By now, you’ve probably read part 1, part 2, and part 3 of this series on selling your art at craft fairs. No doubt your head is bursting with ideas on finding craft markets, setting up your stall, promoting the fair and selling your work.
In today’s article, I want to share a a handy pre-fair checklist to help you stay organized, get comfortable at the fair, and be successful at selling your art.
Basic necessities to bring to a craft fair
In the days leading up to a craft fair, most artists are too stressed out by unfinished artwork to consider the more practical items they need. This handy checklist should keep you from forgetting something vital:
• Chairs and table (if these aren’t supplied)
• Tablecloths, coverings and boxes to add height and interest
• Tent and pegs (LOTS of pegs) if the fair is outdoors
• Stands and fixtures of displaying your artwork
• Cash box containing change in notes and coins
• A stack of business cards, order forms, and flyers
• Signs for your stall
• Price tags
• Bags, wrapping paper, and packaging for purchases
• Paper and pen for mailing list signups
• Camera to take photos of your stall for your website, as well as of the fair in progress
• Art supplies and a project to do while you are at your stall
What to put in your craft fair survival kit
At a craft show, you often can’t leave your stall for hours, so you will need a “survival kit” under your table for any emergency that may arise. Here’s what I pack in my “craft fair survival kit.”
• Food and drink in handy, snackable forms (nothing messy that could spill)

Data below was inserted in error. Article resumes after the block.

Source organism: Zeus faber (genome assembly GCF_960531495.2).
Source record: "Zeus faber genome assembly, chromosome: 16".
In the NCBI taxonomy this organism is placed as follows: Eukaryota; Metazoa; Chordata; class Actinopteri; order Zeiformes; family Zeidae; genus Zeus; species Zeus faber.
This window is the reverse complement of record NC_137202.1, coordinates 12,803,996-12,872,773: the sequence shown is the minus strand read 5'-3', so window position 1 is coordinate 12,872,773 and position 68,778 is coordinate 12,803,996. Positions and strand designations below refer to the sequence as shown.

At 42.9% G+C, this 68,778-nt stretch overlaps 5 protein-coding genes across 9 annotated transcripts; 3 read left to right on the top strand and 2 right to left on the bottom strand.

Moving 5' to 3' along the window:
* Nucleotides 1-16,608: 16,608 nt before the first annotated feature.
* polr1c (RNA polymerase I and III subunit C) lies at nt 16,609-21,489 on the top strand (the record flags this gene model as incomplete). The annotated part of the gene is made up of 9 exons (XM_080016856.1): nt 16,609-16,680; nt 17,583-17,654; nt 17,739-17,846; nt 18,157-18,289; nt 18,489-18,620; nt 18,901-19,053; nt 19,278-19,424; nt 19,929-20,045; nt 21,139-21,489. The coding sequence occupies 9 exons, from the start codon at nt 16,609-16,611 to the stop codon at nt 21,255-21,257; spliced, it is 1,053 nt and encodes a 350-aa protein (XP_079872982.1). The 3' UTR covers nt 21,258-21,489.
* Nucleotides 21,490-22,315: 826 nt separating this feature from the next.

• Scissors, tape, glue and tons of extra pens—these things WILL come in handy
• An “Art Repair Kit” with paints, clay, glue (etc) for any emergency artwork repair
• Tissues, makeup, lip balm and other emergency beauty supplies
• Sunscreen, sunglasses and hat if the fair is outdoors
• Jacket or sweater in case it gets cold
Things to remember at the fair
It’s not just about the items you take. Here are several things to remember if you want to have a successful craft fair.
• Remember to ask an outgoing friend to come with you. It is always much easier with two people manning a stall.
• The other stallholders are not your competition. Just because someone buys from them doesn’t mean they won’t also buy from you. Work together to increase everyone’s sales.
• Clearly label all your items with their price.
• Block out the day before your show to tie up any loose odds and ends in advance.
• Make sure your stall has lots of different heights and that flat artworks are standing up so they catch the eyes of passers-by.
• If you don’t succeed, it’s not because your artwork is bad or overpriced. Don’t give up on craft fairs completely. Perhaps you didn’t choose a fair that fit your audience. Go back to other marketing methods for a while, then address craft fairs again in the future.
• Relax and enjoy yourself! Craft fairs can be great fun and a wonderful way to meet and interact with buyers and collectors.
Done properly, craft fairs are ideal opportunities to get your artwork in front of a different audience, sell directly to customers, and get feedback on your art.
Don’t let anyone fool you, it’ll still be a lot of hard work. . . but staying organized is the first step on your path to success!
Taking art commissions from collectors can be an excellent way for an artist to forge a full-time career. If someone enjoys your work, they might ask you to create a custom piece for them for their home, office, or as a gift. . . and working with the client to realize their idea can also be extremely rewarding.
Unfortunately, I've heard enough horror stories from fellow artists about. . . read more
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